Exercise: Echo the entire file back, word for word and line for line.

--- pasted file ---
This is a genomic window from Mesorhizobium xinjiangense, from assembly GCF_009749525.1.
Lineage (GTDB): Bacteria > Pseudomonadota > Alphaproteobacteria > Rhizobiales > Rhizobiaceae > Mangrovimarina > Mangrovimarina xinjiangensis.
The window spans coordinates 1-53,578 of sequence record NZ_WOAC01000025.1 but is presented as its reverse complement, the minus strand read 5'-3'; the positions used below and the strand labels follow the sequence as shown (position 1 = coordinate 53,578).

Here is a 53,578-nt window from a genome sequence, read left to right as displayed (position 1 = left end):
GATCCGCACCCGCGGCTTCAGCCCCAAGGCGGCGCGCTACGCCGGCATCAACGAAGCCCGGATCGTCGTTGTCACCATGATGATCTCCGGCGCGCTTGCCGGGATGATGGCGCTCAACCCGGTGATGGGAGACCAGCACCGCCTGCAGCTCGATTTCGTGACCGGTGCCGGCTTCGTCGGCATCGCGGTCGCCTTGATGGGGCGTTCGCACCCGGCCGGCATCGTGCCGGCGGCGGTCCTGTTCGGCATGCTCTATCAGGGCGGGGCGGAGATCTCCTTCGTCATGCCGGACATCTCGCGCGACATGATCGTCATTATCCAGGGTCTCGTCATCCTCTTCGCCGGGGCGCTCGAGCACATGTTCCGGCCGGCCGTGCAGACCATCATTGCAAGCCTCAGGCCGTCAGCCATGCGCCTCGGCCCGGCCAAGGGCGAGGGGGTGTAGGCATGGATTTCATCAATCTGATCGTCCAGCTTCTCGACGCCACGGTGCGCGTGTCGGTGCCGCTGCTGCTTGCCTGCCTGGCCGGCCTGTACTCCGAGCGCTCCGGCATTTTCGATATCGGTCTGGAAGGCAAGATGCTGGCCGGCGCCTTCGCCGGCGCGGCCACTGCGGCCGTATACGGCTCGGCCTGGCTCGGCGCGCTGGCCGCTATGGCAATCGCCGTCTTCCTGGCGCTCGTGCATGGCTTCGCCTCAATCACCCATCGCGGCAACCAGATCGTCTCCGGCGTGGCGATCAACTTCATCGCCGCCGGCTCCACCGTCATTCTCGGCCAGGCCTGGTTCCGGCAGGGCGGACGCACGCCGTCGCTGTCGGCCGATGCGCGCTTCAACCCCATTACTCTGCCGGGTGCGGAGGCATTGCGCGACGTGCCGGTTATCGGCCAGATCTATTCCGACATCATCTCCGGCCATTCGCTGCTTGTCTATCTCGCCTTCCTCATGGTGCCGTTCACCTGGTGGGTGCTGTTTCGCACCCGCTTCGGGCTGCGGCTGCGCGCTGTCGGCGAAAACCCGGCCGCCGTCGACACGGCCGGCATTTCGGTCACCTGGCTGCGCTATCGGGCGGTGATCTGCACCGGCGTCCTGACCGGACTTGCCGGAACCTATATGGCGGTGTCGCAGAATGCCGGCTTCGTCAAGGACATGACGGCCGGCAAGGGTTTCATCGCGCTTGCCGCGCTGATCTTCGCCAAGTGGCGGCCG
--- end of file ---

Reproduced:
This is a genomic window from Mesorhizobium xinjiangense, from assembly GCF_009749525.1.
Lineage (GTDB): Bacteria > Pseudomonadota > Alphaproteobacteria > Rhizobiales > Rhizobiaceae > Mangrovimarina > Mangrovimarina xinjiangensis.
The window spans coordinates 1-53,578 of sequence record NZ_WOAC01000025.1 but is presented as its reverse complement, the minus strand read 5'-3'; the positions used below and the strand labels follow the sequence as shown (position 1 = coordinate 53,578).

Here is a 53,578-nt window from a genome sequence, read left to right as displayed (position 1 = left end):
GATCCGCACCCGCGGCTTCAGCCCCAAGGCGGCGCGCTACGCCGGCATCAACGAAGCCCGGATCGTCGTTGTCACCATGATGATCTCCGGCGCGCTTGCCGGGATGATGGCGCTCAACCCGGTGATGGGAGACCAGCACCGCCTGCAGCTCGATTTCGTGACCGGTGCCGGCTTCGTCGGCATCGCGGTCGCCTTGATGGGGCGTTCGCACCCGGCCGGCATCGTGCCGGCGGCGGTCCTGTTCGGCATGCTCTATCAGGGCGGGGCGGAGATCTCCTTCGTCATGCCGGACATCTCGCGCGACATGATCGTCATTATCCAGGGTCTCGTCATCCTCTTCGCCGGGGCGCTCGAGCACATGTTCCGGCCGGCCGTGCAGACCATCATTGCAAGCCTCAGGCCGTCAGCCATGCGCCTCGGCCCGGCCAAGGGCGAGGGGGTGTAGGCATGGATTTCATCAATCTGATCGTCCAGCTTCTCGACGCCACGGTGCGCGTGTCGGTGCCGCTGCTGCTTGCCTGCCTGGCCGGCCTGTACTCCGAGCGCTCCGGCATTTTCGATATCGGTCTGGAAGGCAAGATGCTGGCCGGCGCCTTCGCCGGCGCGGCCACTGCGGCCGTATACGGCTCGGCCTGGCTCGGCGCGCTGGCCGCTATGGCAATCGCCGTCTTCCTGGCGCTCGTGCATGGCTTCGCCTCAATCACCCATCGCGGCAACCAGATCGTCTCCGGCGTGGCGATCAACTTCATCGCCGCCGGCTCCACCGTCATTCTCGGCCAGGCCTGGTTCCGGCAGGGCGGACGCACGCCGTCGCTGTCGGCCGATGCGCGCTTCAACCCCATTACTCTGCCGGGTGCGGAGGCATTGCGCGACGTGCCGGTTATCGGCCAGATCTATTCCGACATCATCTCCGGCCATTCGCTGCTTGTCTATCTCGCCTTCCTCATGGTGCCGTTCACCTGGTGGGTGCTGTTTCGCACCCGCTTCGGGCTGCGGCTGCGCGCTGTCGGCGAAAACCCGGCCGCCGTCGACACGGCCGGCATTTCGGTCACCTGGCTGCGCTATCGGGCGGTGATCTGCACCGGCGTCCTGACCGGACTTGCCGGAACCTATATGGCGGTGTCGCAGAATGCCGGCTTCGTCAAGGACATGACGGCCGGCAAGGGTTTCATCGCGCTTGCCGCGCTGATCTTCGCCAAGTGGCGGCCG